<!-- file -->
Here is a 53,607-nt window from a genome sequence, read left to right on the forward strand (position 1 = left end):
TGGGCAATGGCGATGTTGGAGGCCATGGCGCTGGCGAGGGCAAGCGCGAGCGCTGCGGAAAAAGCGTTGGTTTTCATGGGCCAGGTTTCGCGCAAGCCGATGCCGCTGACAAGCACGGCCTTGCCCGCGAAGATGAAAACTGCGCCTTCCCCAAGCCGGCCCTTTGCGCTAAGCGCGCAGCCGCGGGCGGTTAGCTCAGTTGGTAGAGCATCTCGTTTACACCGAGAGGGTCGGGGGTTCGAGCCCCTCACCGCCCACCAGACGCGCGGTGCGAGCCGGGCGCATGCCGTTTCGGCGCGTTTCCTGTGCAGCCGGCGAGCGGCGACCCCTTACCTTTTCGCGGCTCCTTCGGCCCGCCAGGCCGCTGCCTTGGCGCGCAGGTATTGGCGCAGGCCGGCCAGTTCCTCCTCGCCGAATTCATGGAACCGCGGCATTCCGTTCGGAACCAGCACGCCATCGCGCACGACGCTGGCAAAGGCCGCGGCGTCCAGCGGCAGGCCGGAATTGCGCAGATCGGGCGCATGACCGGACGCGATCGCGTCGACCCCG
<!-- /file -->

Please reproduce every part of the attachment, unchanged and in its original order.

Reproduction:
Here is a 53,607-nt window from a genome sequence, read left to right on the forward strand (position 1 = left end):
TGGGCAATGGCGATGTTGGAGGCCATGGCGCTGGCGAGGGCAAGCGCGAGCGCTGCGGAAAAAGCGTTGGTTTTCATGGGCCAGGTTTCGCGCAAGCCGATGCCGCTGACAAGCACGGCCTTGCCCGCGAAGATGAAAACTGCGCCTTCCCCAAGCCGGCCCTTTGCGCTAAGCGCGCAGCCGCGGGCGGTTAGCTCAGTTGGTAGAGCATCTCGTTTACACCGAGAGGGTCGGGGGTTCGAGCCCCTCACCGCCCACCAGACGCGCGGTGCGAGCCGGGCGCATGCCGTTTCGGCGCGTTTCCTGTGCAGCCGGCGAGCGGCGACCCCTTACCTTTTCGCGGCTCCTTCGGCCCGCCAGGCCGCTGCCTTGGCGCGCAGGTATTGGCGCAGGCCGGCCAGTTCCTCCTCGCCGAATTCATGGAACCGCGGCATTCCGTTCGGAACCAGCACGCCATCGCGCACGACGCTGGCAAAGGCCGCGGCGTCCAGCGGCAGGCCGGAATTGCGCAGATCGGGCGCATGACCGGACGCGATCGCGTCGACCCCG